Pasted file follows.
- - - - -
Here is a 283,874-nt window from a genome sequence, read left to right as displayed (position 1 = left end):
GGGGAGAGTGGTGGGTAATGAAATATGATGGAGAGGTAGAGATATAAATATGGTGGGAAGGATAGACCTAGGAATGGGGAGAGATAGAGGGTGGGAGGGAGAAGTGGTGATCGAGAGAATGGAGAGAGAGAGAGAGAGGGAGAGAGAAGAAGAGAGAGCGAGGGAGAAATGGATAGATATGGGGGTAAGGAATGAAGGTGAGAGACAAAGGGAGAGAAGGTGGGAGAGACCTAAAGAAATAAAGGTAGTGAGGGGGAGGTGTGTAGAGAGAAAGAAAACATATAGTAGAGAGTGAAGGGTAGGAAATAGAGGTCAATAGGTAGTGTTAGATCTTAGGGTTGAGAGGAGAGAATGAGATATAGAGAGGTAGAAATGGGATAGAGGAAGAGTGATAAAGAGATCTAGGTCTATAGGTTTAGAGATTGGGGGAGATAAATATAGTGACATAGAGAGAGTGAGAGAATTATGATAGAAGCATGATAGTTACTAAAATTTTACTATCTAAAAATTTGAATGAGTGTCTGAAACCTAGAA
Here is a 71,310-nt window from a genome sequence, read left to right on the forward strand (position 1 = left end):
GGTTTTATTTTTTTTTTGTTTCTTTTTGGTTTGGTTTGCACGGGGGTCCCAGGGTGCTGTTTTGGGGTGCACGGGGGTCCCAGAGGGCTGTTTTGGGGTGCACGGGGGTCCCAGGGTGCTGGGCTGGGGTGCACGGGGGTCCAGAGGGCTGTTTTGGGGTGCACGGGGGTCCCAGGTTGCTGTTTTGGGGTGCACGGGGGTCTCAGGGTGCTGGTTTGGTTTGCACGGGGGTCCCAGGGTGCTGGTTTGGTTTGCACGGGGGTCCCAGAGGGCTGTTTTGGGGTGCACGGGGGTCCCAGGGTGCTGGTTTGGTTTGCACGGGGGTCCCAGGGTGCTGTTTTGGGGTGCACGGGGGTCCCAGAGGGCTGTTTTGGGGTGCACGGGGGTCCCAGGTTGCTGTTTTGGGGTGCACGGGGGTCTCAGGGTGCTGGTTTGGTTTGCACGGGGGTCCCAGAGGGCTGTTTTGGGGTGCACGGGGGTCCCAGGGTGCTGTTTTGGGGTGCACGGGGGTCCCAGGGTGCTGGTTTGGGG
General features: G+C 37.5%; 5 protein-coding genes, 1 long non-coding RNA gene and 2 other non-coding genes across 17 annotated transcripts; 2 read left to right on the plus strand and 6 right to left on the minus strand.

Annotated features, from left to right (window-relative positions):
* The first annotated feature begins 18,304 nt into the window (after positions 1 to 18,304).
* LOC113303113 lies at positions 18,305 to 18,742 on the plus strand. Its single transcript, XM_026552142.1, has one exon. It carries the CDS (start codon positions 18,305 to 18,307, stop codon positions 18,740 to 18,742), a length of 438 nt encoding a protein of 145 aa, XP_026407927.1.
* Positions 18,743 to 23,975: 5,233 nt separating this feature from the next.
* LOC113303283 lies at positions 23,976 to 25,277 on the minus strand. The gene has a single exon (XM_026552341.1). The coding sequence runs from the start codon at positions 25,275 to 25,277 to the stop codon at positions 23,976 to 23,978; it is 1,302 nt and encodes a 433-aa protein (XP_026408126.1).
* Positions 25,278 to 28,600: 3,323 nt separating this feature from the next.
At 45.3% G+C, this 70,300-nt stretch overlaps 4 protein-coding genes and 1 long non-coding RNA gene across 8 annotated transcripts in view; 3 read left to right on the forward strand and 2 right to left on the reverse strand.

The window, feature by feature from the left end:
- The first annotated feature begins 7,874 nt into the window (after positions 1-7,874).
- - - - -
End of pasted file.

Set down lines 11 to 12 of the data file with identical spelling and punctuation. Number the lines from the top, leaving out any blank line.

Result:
* Positions 25,278 to 28,600: 3,323 nt separating this feature from the next.
At 45.3% G+C, this 70,300-nt stretch overlaps 4 protein-coding genes and 1 long non-coding RNA gene across 8 annotated transcripts in view; 3 read left to right on the forward strand and 2 right to left on the reverse strand.